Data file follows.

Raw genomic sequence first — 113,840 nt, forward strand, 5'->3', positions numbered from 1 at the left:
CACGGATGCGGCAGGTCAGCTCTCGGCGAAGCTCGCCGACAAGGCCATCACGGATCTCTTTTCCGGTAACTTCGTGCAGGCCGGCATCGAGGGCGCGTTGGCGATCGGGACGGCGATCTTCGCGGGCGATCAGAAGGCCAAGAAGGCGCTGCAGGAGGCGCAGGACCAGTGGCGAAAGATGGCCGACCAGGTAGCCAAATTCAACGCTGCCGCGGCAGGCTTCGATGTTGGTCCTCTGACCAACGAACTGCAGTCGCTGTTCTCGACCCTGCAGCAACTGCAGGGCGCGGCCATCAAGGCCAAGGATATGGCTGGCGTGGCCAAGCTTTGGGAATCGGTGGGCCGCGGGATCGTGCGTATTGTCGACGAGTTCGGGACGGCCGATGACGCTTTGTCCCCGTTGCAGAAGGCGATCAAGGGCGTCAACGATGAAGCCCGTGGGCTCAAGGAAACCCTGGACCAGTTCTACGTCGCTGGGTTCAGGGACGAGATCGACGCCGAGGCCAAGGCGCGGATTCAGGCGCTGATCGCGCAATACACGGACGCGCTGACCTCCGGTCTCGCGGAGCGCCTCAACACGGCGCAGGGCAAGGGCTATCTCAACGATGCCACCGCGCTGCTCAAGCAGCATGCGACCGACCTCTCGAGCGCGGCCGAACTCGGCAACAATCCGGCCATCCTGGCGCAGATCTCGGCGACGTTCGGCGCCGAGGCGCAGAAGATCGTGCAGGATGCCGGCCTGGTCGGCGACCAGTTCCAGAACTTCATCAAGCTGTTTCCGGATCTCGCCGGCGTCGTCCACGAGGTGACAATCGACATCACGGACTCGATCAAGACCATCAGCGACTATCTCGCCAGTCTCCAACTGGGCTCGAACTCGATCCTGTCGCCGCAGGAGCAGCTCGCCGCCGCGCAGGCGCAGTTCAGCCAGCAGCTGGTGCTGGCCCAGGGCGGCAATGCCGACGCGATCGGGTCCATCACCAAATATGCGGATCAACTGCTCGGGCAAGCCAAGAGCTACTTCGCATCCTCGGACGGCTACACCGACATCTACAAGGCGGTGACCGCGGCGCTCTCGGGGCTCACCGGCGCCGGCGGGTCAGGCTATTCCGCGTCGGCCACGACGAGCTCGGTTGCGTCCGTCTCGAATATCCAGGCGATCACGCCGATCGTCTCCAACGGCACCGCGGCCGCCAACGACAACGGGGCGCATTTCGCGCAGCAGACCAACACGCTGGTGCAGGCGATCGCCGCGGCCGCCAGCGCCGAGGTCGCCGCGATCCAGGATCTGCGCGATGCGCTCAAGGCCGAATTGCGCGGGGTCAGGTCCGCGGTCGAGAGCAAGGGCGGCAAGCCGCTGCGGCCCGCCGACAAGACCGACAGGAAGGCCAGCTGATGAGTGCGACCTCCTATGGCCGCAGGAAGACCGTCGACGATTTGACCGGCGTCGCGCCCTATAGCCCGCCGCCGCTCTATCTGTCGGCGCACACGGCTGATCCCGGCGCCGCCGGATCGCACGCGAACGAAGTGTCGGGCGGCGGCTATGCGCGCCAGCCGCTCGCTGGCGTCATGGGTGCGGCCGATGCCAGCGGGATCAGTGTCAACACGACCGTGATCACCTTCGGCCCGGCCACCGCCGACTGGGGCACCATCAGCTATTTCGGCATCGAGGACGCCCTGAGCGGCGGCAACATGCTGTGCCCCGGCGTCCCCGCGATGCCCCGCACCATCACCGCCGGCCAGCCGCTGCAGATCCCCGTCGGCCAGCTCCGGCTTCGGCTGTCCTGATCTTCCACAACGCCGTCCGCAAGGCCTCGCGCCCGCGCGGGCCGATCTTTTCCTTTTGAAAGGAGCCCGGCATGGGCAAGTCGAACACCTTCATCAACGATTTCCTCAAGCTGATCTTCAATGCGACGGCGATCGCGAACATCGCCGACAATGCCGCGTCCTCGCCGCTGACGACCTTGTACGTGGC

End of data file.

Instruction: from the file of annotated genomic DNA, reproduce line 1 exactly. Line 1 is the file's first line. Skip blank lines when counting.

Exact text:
Raw genomic sequence first — 113,840 nt, forward strand, 5'->3', positions numbered from 1 at the left: